Rent The Amityville Terror (2016)

1.9 of 5 from 55 ratings
1h 25min
Rent The Amityville Terror (aka Amityville Terror) Online DVD & Blu-ray Rental
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The Jacobsen family moves into an aged house in the town of Amityville. Almost immediately they witness strange occurrences and begin seeing terrifying images around the house. The local townspeople also have a secret and soon the Jacobsen's are battling with an evil spirit in the house and the malicious locals who want them silenced. The curse of Amityville is back!
, , , , , , , , , Klaudia Kaye, , , , Priscilla Emprechtinger, , , Kingsley Knecht, , , Mikey Montgomery
Philip Day, Justin Jones, Zeus Zamani
Amanda Barton
Amityville Terror
Drama, Horror
Release Date:
Run Time:
85 minutes
DVD Regions:
Region 2
Aspect Ratio:
Widescreen 1.78:1 / 16:9

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Reviews (2) of The Amityville Terror

only just ok - The Amityville Terror review by CP Customer

Spoiler Alert

This was just okay to watch probably just the once , just a basic horror film but everything has been done before.

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Nothing new to see here - spoilers follow. - The Amityville Terror review by NP

Spoiler Alert

This film gets straight on with the business of introducing us to the new family moving in to 'the spooky house'. Within moments of Hailey (Nicole Tompkins), the sardonic teen daughter ('she's been through a tough time'), exploring a new neighbourhood she clearly feels is beneath her, mum Jessica (Kim Nielsen) and stepdad Todd (Kaiwi Lyman-Mersereau) have come close to having sex before it is revealed she is 'never in the mood'. Ah - domestic unease. Todd's sister Shae (Amanda Barton), who is renting the house to them, has a history of alcohol abuse and this sparks an argument. And all this before they've barely even closed the front door behind them!

I've never been hugely into the Amityville series. The first film I felt was lightweight and faintly ridiculous: an evil, sentient building is a great idea, but seemed more concerned with destroying a wholesome American family than generating anything interesting. And yet it was a very successful venture. Quite how subsequent projects have featured the 'Amityville' banner and been so amateur is puzzling. This isn't the worst venture into the franchise, but it isn't very involving and worse, doesn't attempt anything that hasn't been done many times before. The lack of aspiration on display allows you know exactly what you're in for only probably slightly less polished than you may be used to.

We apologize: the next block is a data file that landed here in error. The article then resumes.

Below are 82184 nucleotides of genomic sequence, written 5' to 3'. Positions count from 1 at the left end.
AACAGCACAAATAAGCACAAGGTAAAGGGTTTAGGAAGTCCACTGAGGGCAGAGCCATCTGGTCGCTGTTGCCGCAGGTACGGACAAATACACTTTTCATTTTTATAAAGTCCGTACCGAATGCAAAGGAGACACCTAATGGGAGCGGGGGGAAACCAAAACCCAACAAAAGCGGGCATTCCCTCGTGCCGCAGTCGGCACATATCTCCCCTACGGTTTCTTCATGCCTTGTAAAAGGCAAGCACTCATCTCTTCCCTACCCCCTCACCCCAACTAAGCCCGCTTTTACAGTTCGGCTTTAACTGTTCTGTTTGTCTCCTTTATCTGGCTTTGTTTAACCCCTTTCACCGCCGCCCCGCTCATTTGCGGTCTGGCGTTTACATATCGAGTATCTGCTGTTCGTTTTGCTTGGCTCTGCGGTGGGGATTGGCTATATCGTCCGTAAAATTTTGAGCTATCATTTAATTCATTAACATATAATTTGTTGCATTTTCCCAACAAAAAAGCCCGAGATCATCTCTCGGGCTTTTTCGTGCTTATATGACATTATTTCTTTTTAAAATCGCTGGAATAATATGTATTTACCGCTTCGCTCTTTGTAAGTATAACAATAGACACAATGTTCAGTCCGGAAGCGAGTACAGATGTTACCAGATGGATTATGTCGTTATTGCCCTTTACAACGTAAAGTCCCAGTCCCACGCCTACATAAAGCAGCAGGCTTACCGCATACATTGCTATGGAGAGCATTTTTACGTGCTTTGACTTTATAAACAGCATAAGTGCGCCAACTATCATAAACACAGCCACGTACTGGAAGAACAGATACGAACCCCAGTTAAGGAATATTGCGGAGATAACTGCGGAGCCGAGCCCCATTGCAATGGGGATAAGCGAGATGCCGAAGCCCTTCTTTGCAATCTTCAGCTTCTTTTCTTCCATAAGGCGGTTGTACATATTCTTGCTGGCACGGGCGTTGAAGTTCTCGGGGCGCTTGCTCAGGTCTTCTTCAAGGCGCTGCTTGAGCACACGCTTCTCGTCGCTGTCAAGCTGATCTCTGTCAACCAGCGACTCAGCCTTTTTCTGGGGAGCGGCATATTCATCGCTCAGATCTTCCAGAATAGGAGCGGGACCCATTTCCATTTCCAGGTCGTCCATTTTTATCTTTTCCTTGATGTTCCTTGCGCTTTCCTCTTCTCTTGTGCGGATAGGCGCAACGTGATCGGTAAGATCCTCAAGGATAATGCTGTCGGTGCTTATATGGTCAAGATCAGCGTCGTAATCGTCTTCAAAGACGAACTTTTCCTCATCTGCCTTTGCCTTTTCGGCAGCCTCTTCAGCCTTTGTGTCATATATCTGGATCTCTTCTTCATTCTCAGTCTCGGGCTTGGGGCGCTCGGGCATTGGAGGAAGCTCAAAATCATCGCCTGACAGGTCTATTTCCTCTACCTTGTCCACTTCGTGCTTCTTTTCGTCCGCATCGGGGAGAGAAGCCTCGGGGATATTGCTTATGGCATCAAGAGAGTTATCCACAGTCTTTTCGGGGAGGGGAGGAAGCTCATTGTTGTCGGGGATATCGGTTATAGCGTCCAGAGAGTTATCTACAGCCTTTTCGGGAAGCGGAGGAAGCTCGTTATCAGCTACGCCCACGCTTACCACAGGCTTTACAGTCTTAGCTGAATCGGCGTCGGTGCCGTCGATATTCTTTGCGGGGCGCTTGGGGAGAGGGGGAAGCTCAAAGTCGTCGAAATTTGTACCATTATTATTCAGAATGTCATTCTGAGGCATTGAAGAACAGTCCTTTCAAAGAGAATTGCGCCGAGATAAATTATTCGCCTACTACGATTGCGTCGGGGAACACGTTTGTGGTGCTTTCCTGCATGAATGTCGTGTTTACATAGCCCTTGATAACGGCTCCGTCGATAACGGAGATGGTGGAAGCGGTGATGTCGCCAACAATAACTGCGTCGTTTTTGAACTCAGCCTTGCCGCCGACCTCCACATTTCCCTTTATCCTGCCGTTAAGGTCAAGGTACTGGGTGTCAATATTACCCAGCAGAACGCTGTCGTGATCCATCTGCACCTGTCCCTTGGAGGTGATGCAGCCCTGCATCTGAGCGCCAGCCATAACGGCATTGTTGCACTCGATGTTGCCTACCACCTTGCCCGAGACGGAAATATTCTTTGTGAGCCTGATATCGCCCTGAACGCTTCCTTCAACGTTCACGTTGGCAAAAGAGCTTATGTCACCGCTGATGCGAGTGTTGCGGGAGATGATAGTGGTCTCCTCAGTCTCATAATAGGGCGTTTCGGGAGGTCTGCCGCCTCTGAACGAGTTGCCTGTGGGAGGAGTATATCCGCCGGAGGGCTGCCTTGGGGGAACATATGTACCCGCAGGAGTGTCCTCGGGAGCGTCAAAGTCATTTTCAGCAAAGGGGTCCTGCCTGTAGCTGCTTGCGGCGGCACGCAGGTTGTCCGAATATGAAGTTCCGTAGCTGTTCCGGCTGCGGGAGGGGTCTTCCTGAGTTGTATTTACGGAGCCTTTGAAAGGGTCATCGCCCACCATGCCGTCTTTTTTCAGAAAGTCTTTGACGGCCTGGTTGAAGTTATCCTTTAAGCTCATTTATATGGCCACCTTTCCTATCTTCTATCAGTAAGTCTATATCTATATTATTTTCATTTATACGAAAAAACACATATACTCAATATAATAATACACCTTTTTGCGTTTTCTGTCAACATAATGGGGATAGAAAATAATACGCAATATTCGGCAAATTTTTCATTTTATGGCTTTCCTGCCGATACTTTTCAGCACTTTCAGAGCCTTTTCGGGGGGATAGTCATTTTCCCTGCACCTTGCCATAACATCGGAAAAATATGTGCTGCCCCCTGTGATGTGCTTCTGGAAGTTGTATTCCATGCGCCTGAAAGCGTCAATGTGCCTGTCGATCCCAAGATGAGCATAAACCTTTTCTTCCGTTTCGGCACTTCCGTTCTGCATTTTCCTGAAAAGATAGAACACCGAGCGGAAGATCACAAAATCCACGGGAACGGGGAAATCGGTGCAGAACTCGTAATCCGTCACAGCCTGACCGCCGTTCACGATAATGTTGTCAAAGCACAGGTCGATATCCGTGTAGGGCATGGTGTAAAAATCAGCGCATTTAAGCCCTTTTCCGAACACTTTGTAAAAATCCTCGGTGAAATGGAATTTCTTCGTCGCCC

The acting is mostly fine, the effects few and far between, whereas the story is little more than a box-ticking exercise: wholesome love interest in the form of Brett (Trevor Stines) who reluctantly warns of the bad things that happened in the house (indicating that this is 'the' Amityville house, despite bearing little resemblance to previous building, despite the original featuring on the DVD cover for this), bad girl bullies, and an ending where (spoiler) everything has been forgotten and inexplicably covered-up as new residents arrive to carry on the franchise (whose fate is revealed at the beginning of this instalment).

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